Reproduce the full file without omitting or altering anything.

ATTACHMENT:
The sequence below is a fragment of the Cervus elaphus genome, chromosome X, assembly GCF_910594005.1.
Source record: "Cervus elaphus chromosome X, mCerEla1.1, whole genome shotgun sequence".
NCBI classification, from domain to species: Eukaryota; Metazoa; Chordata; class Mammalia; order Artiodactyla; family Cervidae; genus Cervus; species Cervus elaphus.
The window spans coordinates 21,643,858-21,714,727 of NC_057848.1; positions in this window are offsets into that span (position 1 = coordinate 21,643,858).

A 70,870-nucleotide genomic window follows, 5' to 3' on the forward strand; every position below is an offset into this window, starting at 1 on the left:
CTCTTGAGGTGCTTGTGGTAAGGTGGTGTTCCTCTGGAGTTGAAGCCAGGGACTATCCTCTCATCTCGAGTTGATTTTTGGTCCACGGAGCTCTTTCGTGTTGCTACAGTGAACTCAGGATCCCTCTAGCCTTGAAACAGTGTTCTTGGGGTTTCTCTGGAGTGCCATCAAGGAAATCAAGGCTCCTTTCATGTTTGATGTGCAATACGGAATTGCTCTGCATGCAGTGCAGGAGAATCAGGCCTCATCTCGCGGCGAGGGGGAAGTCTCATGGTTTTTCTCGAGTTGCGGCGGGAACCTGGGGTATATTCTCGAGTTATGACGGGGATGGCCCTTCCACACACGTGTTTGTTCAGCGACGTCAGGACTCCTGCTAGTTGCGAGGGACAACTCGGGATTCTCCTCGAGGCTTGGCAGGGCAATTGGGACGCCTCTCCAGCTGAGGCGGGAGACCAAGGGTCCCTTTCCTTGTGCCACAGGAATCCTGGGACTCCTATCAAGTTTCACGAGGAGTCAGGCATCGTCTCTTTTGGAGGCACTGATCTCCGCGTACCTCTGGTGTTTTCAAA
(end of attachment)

The sequence below is a fragment of the Cervus elaphus genome, chromosome X, assembly GCF_910594005.1.
Source record: "Cervus elaphus chromosome X, mCerEla1.1, whole genome shotgun sequence".
NCBI classification, from domain to species: Eukaryota; Metazoa; Chordata; class Mammalia; order Artiodactyla; family Cervidae; genus Cervus; species Cervus elaphus.
The window spans coordinates 21,643,858-21,714,727 of NC_057848.1; positions in this window are offsets into that span (position 1 = coordinate 21,643,858).

A 70,870-nucleotide genomic window follows, 5' to 3' on the forward strand; every position below is an offset into this window, starting at 1 on the left:
CTCTTGAGGTGCTTGTGGTAAGGTGGTGTTCCTCTGGAGTTGAAGCCAGGGACTATCCTCTCATCTCGAGTTGATTTTTGGTCCACGGAGCTCTTTCGTGTTGCTACAGTGAACTCAGGATCCCTCTAGCCTTGAAACAGTGTTCTTGGGGTTTCTCTGGAGTGCCATCAAGGAAATCAAGGCTCCTTTCATGTTTGATGTGCAATACGGAATTGCTCTGCATGCAGTGCAGGAGAATCAGGCCTCATCTCGCGGCGAGGGGGAAGTCTCATGGTTTTTCTCGAGTTGCGGCGGGAACCTGGGGTATATTCTCGAGTTATGACGGGGATGGCCCTTCCACACACGTGTTTGTTCAGCGACGTCAGGACTCCTGCTAGTTGCGAGGGACAACTCGGGATTCTCCTCGAGGCTTGGCAGGGCAATTGGGACGCCTCTCCAGCTGAGGCGGGAGACCAAGGGTCCCTTTCCTTGTGCCACAGGAATCCTGGGACTCCTATCAAGTTTCACGAGGAGTCAGGCATCGTCTCTTTTGGAGGCACTGATCTCCGCGTACCTCTGGTGTTTTCAAA